Bespoke courses are also on request.

January 28, 2011

R books for undergraduate students

Filed under: R, Teaching — Tags: , , , , , , — csgillespie @ 10:18 pm

In a recent post, I asked for suggestions for introductory R computing books. In particular, I was looking for books that:

  • Assume no prior knowledge of programming.
  • Assume very little knowledge of statistics. For example, no regression.
  • Are cheap, since they are for undergraduate students.

Some of my cons aren’t really downsides as such. Rather, they just indicate that the books aren’t suitable for this particular audience. A prime example is “R in a Nutshell”.

I ended up recommending five books to the first year introductory R class.

Recommended Books

  • A first course in statistical programming with R (Braun & Murdoch)
    • Pros: I quite like this book (hence the reason I put it on my list). It has a nice collection of exercises, it “looks nice” and doesn’t assume knowledge of programming. It also doesn’t assume (or try to teach) any statistics.
    • Cons: When describing for loops and functions the examples aren’t very statistical. For example, it uses Fibonacci sequences in the while loop section and the sieve of Eratosthenes for if statements.
  • An introduction to R (Venables & Smith)
    • Pros: Simple, short and to the point. Free copies available. Money from the book goes to the R project.
    • Cons: More a R reference guide than a textbook.
  • A Beginner´s Guide to R by Zuur.
    • Pros: Assumes no prior knowledge. Proceeds through concepts slowly and carefully.
    • Cons: Proceeds through concepts very slowly and carefully.
  • R in a Nutshell by Adler.
    • I completely agree with the recent review by Robin Wilson: “Very comprehensive and very useful, but not good for a beginner. Great book though – definitely has a place on my bookshelf.”
    • Pros: An excellent reference.
    • Cons: Only suitable for students with a previous computer background.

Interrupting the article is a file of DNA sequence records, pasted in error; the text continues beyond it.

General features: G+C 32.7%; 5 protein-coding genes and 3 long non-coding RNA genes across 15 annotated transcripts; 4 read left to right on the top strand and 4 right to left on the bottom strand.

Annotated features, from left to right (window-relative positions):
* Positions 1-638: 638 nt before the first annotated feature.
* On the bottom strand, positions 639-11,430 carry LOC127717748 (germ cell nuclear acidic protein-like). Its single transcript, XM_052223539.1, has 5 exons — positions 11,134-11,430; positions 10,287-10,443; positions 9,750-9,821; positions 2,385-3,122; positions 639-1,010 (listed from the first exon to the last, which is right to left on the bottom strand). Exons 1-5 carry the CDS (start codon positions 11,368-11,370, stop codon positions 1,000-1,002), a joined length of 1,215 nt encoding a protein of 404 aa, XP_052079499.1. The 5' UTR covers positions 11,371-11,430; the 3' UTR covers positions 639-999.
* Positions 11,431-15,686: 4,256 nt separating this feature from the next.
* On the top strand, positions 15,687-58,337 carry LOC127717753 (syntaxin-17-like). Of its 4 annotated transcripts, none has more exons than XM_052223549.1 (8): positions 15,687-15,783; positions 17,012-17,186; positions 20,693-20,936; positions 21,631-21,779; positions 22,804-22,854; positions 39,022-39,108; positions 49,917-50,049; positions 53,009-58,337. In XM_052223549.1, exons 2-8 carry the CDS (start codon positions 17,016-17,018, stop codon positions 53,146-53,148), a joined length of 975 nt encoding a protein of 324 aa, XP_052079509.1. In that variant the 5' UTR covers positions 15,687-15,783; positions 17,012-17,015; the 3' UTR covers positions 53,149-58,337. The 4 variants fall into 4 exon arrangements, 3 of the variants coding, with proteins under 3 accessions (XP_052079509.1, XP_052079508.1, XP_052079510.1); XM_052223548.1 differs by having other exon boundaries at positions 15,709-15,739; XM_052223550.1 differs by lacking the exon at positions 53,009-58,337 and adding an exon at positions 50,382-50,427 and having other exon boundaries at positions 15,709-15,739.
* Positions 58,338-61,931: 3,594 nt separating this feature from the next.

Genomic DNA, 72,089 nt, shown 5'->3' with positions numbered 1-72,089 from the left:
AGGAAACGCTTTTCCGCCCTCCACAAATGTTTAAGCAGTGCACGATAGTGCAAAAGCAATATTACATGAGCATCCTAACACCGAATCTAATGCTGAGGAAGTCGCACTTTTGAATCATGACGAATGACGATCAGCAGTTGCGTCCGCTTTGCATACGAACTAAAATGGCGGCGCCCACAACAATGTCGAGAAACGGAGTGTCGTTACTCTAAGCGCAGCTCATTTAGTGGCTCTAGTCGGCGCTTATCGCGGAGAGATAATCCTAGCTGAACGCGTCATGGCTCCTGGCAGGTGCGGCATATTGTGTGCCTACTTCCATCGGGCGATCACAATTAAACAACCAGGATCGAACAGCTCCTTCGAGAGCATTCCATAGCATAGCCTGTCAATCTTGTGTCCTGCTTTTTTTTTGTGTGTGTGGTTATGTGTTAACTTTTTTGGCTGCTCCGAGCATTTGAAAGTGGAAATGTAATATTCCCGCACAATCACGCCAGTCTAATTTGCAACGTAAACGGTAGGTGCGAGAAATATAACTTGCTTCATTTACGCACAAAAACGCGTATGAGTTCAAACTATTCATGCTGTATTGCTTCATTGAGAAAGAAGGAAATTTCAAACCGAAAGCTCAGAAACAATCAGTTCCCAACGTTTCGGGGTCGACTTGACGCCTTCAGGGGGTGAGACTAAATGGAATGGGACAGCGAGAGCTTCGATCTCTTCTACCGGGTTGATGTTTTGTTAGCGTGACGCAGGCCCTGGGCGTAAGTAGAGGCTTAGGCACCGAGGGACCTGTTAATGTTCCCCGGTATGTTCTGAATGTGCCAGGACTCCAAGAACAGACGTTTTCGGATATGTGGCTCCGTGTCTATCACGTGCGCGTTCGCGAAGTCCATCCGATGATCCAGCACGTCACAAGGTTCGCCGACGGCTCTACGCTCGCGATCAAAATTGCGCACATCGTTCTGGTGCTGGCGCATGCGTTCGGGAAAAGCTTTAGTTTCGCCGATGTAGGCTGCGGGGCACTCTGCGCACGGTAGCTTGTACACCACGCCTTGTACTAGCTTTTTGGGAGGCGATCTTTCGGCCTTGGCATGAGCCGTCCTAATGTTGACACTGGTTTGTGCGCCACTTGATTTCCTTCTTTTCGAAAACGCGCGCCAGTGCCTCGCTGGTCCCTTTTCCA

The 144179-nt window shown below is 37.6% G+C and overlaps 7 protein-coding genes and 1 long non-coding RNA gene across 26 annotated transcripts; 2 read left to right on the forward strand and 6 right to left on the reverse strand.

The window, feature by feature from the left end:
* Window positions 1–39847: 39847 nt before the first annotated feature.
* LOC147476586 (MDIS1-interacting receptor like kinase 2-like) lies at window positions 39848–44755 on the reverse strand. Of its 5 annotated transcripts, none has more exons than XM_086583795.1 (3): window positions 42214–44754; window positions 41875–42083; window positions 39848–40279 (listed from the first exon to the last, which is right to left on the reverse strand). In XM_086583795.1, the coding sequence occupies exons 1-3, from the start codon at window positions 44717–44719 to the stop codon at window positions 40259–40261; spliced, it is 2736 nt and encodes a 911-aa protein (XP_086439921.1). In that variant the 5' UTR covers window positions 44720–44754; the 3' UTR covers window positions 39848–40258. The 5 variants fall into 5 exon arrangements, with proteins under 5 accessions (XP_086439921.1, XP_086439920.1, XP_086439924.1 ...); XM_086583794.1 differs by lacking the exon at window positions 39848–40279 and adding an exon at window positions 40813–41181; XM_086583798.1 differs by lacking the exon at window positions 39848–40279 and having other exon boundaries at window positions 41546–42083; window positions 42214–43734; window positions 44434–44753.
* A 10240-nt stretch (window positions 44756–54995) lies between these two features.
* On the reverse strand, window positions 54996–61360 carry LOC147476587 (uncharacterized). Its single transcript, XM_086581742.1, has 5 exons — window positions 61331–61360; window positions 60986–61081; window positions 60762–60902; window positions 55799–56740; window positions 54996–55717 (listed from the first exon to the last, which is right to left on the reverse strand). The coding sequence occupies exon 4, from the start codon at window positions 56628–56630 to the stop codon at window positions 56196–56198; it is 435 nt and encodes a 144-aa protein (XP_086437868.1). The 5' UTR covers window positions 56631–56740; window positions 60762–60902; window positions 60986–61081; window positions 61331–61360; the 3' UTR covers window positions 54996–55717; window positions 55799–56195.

• Introduction to Scientific Programming and Simulation Using R by Jones, Maillardet and Robinson.
    • Pros: A nice book that teaches R programming. Similar to the Braun & Murdoch book.
    • Cons: A bit pricey in comparison to the other books.

Books not being recommended

These books were mentioned in the comments of the previous post.

  • The Basics of S-PLUS by Krause & Olson.
    • Most students struggle with R. Introducing a similar, but slightly different language is too sadistic.
  • Software for Data Analysis: Programming with R by Chambers.
    • Assumed some previous statistical knowledge.
  • Bayesian Computation with R by Albert.
    • Not suitable for first year students who haven’t taken any previous statistics courses.
  • R Graphics by Paul Murrell
    • I know graphics are important, but a whole book for an undergraduate student might be too much. I did toy with the idea of recommending this book, but I thought that five recommendations were more than sufficient.
  • ggplot2 by Hadley Wickham.
    • Great book, but our students don’t encounter ggplot2 in their undergraduate course.

Online Resources

  • Introduction to Probability and Statistics by Kerns
    • Suitable for a combined R and statistics course. But I don’t really do much stats in this module.
  • The R Programming wikibook (a work in progress).
    • Will give the students this link.
  • Biological Data Analysis Using R by Rodney J. Dyer. Available under the CC license.
    • Nice resource. Possibly a little big for this course (I know that this is very picky, but I had to draw the line somewhere). Will probably use it for future courses.
  • Hadley Wickham’s devtools wiki (a work in progress).
    • Assumes a good working knowledge of R
  • The R Inferno by Patrick Burns
    • Good book, but too advanced for students who have never programmed before.
  • Introduction to S programming
    • It’s in french – this may or may not be a good thing depending on your point of view 😉